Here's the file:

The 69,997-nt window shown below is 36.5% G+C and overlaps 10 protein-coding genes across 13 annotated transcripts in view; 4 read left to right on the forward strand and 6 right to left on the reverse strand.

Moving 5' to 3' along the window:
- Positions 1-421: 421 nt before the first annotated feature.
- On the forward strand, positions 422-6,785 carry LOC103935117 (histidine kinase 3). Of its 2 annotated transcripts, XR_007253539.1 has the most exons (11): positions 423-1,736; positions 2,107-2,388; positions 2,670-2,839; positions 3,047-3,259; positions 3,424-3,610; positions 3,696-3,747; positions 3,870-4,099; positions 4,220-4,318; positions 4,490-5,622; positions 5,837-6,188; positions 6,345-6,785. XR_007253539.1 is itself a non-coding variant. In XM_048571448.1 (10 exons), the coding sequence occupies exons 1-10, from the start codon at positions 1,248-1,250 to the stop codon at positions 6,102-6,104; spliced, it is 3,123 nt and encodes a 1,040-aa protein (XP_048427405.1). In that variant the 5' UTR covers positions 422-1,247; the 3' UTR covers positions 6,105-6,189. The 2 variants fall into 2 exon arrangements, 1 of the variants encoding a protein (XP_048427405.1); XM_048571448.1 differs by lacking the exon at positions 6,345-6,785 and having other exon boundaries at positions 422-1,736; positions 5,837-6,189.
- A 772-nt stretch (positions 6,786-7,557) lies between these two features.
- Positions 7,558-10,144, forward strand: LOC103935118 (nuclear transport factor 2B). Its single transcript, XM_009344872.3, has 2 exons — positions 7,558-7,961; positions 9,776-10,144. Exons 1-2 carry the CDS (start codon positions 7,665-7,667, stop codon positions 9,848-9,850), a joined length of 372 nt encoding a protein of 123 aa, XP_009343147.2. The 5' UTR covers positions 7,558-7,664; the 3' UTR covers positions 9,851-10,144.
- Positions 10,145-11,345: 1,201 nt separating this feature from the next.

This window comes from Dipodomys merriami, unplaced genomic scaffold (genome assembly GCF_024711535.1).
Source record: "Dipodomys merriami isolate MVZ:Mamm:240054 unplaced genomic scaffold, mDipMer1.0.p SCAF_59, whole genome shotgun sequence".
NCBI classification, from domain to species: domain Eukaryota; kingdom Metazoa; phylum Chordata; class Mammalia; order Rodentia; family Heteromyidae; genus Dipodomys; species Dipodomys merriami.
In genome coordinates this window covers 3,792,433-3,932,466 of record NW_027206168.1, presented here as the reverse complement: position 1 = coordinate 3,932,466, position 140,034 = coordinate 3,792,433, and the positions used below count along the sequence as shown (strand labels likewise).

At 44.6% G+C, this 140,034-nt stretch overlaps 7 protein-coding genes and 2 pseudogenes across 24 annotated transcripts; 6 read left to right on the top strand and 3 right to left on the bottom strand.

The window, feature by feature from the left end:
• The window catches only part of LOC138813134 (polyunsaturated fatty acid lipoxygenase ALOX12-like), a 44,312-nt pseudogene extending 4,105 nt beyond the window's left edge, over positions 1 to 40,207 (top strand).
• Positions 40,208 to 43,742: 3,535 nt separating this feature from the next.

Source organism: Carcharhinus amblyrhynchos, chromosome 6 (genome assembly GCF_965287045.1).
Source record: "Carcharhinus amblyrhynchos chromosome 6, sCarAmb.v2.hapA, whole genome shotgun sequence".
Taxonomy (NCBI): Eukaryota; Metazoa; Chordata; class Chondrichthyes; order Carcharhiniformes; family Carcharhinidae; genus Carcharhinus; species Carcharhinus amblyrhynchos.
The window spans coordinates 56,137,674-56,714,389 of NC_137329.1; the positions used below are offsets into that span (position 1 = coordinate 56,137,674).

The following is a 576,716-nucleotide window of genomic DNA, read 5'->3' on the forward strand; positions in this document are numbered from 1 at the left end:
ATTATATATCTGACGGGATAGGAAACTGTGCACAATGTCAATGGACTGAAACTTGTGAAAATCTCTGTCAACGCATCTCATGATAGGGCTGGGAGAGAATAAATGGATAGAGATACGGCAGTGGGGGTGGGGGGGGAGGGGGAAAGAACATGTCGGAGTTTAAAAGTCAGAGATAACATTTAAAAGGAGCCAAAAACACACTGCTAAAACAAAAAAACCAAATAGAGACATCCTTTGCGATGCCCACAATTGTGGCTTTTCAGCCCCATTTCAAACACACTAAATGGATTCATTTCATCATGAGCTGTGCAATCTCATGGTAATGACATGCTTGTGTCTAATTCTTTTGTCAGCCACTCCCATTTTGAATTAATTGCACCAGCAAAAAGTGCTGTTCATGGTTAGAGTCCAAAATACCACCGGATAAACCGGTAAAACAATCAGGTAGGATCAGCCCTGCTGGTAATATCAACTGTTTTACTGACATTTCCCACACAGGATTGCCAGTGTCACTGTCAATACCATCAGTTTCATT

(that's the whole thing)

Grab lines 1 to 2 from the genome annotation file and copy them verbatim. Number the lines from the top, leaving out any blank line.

The 69,997-nt window shown below is 36.5% G+C and overlaps 10 protein-coding genes across 13 annotated transcripts in view; 4 read left to right on the forward strand and 6 right to left on the reverse strand.

Moving 5' to 3' along the window: